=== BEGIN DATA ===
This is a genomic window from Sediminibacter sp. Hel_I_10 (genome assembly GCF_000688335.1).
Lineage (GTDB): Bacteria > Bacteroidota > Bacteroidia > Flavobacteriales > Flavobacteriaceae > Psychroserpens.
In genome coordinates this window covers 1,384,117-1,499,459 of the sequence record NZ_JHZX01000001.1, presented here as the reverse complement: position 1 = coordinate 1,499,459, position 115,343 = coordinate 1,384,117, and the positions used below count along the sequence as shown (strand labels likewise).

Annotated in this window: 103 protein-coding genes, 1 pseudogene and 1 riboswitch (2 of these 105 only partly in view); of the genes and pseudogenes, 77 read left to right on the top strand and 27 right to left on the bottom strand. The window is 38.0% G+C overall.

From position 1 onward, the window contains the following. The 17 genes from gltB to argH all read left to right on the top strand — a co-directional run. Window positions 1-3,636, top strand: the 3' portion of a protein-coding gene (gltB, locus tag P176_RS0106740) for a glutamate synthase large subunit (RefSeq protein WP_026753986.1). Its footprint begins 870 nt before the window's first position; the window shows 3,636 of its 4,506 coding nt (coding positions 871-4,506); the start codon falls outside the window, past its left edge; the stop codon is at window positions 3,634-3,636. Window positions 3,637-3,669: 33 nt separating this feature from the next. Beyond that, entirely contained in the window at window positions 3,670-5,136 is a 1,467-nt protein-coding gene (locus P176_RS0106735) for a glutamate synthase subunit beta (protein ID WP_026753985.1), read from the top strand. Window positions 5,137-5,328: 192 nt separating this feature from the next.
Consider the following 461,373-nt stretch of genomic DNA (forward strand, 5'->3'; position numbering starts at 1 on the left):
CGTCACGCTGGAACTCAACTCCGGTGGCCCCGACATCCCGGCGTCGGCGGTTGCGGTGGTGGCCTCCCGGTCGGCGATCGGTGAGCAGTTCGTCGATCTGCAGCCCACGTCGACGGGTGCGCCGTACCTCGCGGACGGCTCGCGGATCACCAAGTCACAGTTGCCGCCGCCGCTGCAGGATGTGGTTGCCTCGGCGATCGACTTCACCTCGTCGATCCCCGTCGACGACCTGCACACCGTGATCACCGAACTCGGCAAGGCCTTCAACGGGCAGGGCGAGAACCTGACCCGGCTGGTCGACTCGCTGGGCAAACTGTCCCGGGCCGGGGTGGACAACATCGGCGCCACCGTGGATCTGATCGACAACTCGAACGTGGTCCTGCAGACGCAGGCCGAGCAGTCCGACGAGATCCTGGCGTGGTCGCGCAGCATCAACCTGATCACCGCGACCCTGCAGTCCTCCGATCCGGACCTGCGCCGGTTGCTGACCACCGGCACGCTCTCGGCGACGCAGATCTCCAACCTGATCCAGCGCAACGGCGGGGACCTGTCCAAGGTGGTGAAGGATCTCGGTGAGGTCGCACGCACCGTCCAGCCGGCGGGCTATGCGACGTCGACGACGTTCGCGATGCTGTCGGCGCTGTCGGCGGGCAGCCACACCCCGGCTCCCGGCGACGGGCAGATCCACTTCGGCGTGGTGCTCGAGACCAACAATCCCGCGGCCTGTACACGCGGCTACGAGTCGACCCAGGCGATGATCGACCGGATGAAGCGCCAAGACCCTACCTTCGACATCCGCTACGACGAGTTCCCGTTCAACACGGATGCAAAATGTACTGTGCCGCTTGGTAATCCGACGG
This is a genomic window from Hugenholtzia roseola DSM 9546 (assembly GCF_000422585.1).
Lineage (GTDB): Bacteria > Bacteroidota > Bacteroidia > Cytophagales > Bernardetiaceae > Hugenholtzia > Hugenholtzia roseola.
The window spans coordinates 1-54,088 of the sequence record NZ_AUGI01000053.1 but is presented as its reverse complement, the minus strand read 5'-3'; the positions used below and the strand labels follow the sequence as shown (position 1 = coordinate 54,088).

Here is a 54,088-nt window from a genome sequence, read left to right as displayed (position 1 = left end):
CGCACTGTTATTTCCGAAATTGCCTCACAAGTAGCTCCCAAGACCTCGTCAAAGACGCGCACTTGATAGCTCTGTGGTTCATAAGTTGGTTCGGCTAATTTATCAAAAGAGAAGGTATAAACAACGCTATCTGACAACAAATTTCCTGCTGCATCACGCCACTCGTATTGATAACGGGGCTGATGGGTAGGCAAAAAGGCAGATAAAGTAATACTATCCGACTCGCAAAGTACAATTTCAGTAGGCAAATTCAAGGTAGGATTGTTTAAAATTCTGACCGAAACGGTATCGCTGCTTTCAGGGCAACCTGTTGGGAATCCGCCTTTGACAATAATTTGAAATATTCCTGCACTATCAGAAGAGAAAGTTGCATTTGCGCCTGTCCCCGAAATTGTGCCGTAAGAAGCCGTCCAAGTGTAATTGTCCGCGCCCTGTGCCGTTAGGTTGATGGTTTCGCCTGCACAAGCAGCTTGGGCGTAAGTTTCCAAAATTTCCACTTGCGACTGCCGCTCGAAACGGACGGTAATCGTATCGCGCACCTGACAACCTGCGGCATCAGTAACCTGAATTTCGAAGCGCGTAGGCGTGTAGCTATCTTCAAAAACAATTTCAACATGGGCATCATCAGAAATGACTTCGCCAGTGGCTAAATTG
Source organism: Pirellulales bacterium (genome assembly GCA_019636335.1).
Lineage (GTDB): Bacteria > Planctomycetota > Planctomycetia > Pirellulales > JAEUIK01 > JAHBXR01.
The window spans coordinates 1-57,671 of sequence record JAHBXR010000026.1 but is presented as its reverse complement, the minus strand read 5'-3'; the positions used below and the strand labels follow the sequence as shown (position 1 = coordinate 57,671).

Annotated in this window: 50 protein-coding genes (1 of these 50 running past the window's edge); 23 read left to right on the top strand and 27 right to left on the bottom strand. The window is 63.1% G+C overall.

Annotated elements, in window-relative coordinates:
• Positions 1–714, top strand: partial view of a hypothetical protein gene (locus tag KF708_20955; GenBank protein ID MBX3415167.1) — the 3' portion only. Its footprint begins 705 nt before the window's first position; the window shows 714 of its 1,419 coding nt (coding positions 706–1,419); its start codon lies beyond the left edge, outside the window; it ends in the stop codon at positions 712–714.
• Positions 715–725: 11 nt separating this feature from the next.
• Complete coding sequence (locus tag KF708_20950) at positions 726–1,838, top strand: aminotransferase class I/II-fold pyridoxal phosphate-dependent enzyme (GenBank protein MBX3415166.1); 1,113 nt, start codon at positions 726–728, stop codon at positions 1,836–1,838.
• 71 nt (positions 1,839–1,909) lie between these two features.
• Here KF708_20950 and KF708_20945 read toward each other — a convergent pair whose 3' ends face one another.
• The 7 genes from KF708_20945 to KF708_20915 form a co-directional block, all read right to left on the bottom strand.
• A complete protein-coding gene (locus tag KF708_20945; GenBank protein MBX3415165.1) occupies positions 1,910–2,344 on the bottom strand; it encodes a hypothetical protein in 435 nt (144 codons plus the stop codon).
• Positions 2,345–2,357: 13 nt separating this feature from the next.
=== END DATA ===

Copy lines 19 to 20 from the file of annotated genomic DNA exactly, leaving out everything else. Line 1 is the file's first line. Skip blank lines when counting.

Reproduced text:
• Positions 715–725: 11 nt separating this feature from the next.
• Complete coding sequence (locus tag KF708_20950) at positions 726–1,838, top strand: aminotransferase class I/II-fold pyridoxal phosphate-dependent enzyme (GenBank protein MBX3415166.1); 1,113 nt, start codon at positions 726–728, stop codon at positions 1,836–1,838.